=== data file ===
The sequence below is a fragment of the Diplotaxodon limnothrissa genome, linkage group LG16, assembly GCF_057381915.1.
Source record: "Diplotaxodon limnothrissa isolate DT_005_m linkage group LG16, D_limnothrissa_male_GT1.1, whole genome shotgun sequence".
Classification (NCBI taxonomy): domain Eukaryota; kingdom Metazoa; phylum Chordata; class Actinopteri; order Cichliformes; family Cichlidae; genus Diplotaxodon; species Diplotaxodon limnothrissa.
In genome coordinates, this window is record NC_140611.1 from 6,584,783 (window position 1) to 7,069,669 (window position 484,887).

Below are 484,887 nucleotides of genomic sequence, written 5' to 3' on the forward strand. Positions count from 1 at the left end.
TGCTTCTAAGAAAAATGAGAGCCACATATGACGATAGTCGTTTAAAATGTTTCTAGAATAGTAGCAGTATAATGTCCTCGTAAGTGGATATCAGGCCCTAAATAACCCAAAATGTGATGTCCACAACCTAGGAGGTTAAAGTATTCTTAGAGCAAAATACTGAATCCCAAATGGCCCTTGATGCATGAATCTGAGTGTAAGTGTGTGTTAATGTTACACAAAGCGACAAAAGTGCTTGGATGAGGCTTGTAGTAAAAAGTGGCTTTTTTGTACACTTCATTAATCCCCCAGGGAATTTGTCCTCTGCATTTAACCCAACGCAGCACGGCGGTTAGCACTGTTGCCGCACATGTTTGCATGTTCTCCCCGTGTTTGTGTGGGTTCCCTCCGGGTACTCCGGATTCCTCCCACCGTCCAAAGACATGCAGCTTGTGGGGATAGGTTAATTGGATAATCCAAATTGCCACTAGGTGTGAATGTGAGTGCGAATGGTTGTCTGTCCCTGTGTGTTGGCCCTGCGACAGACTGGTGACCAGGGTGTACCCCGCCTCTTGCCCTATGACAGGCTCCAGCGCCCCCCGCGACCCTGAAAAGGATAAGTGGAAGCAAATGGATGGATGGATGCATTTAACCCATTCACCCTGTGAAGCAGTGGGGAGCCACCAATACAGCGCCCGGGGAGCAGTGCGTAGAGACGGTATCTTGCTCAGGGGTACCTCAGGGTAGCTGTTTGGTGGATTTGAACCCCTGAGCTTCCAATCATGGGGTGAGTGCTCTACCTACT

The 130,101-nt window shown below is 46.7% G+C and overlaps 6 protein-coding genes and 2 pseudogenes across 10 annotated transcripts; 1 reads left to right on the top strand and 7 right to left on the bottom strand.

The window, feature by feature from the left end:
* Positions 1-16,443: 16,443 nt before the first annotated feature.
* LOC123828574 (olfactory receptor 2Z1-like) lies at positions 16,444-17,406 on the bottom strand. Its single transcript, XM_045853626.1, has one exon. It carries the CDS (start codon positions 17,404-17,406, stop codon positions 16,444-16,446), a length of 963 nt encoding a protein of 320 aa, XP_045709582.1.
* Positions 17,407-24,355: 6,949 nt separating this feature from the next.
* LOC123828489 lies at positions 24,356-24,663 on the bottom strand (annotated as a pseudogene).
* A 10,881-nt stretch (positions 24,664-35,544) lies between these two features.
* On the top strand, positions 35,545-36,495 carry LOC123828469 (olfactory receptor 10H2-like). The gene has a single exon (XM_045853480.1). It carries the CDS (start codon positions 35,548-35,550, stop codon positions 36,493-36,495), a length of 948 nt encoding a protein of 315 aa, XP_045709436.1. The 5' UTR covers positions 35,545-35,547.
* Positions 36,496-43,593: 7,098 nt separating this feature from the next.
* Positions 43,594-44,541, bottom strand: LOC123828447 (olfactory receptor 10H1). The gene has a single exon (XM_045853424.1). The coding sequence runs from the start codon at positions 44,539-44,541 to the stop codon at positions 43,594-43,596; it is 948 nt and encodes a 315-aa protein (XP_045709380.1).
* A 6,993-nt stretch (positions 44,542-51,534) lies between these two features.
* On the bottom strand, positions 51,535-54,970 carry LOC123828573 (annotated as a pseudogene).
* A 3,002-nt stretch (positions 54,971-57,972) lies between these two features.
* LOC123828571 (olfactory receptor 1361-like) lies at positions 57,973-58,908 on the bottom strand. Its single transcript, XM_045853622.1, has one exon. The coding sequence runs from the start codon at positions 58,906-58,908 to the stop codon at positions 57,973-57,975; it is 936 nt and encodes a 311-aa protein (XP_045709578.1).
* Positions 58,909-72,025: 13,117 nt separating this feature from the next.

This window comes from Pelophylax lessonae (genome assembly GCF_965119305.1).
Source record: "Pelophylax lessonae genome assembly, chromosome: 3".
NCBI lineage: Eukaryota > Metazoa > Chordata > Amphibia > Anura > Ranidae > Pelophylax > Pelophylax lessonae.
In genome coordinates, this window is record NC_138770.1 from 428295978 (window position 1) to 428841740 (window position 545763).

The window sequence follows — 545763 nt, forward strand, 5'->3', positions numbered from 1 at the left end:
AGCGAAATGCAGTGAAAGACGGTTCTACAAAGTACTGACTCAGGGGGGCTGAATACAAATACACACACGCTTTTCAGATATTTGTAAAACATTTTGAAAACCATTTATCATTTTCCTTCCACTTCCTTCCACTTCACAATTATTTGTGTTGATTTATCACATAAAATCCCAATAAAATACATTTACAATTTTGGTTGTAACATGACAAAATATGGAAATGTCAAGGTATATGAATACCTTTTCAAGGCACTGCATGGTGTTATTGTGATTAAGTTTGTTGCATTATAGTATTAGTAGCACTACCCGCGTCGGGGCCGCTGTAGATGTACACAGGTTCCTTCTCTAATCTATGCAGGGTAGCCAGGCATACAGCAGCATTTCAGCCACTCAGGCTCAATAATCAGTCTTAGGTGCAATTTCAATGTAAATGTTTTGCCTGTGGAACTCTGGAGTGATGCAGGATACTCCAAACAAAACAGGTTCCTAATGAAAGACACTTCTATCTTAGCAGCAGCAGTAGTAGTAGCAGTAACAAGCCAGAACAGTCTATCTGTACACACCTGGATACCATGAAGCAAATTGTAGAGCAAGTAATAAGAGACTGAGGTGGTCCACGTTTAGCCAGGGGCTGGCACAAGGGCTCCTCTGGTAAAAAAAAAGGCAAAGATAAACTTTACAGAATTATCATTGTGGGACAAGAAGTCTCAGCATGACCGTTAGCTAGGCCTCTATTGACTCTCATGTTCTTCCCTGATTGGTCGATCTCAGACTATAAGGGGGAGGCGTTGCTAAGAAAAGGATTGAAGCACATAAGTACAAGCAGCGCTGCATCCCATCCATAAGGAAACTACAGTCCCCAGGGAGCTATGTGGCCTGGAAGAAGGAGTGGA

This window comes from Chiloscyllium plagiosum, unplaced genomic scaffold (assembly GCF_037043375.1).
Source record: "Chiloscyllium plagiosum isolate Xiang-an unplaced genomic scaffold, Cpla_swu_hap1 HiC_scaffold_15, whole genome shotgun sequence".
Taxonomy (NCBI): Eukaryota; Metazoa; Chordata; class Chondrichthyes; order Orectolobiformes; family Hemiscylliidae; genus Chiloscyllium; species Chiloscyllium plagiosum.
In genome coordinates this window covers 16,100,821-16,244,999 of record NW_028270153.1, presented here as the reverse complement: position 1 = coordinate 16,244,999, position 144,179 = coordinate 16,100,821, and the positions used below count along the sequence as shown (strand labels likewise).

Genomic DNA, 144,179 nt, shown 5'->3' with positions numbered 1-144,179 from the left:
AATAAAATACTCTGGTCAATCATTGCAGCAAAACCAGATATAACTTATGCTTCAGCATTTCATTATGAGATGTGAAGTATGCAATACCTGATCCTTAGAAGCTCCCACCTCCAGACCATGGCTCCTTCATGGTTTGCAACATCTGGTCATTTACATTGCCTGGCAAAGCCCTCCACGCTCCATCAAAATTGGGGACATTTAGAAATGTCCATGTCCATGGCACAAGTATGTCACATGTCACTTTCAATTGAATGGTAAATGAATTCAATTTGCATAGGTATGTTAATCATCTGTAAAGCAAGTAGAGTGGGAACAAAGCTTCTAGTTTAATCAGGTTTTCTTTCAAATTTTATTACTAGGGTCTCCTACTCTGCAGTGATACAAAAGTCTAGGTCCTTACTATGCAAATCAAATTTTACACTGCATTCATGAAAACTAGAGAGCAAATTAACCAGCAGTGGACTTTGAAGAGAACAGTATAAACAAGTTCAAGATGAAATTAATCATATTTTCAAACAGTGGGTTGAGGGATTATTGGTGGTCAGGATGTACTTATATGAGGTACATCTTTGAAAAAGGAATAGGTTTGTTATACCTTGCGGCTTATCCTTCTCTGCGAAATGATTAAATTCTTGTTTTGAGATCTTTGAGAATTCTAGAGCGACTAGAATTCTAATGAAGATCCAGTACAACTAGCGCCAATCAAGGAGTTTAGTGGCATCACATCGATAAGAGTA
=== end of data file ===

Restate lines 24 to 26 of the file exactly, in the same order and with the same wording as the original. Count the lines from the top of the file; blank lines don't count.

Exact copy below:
NCBI lineage: Eukaryota > Metazoa > Chordata > Amphibia > Anura > Ranidae > Pelophylax > Pelophylax lessonae.
In genome coordinates, this window is record NC_138770.1 from 428295978 (window position 1) to 428841740 (window position 545763).

The window sequence follows — 545763 nt, forward strand, 5'->3', positions numbered from 1 at the left end: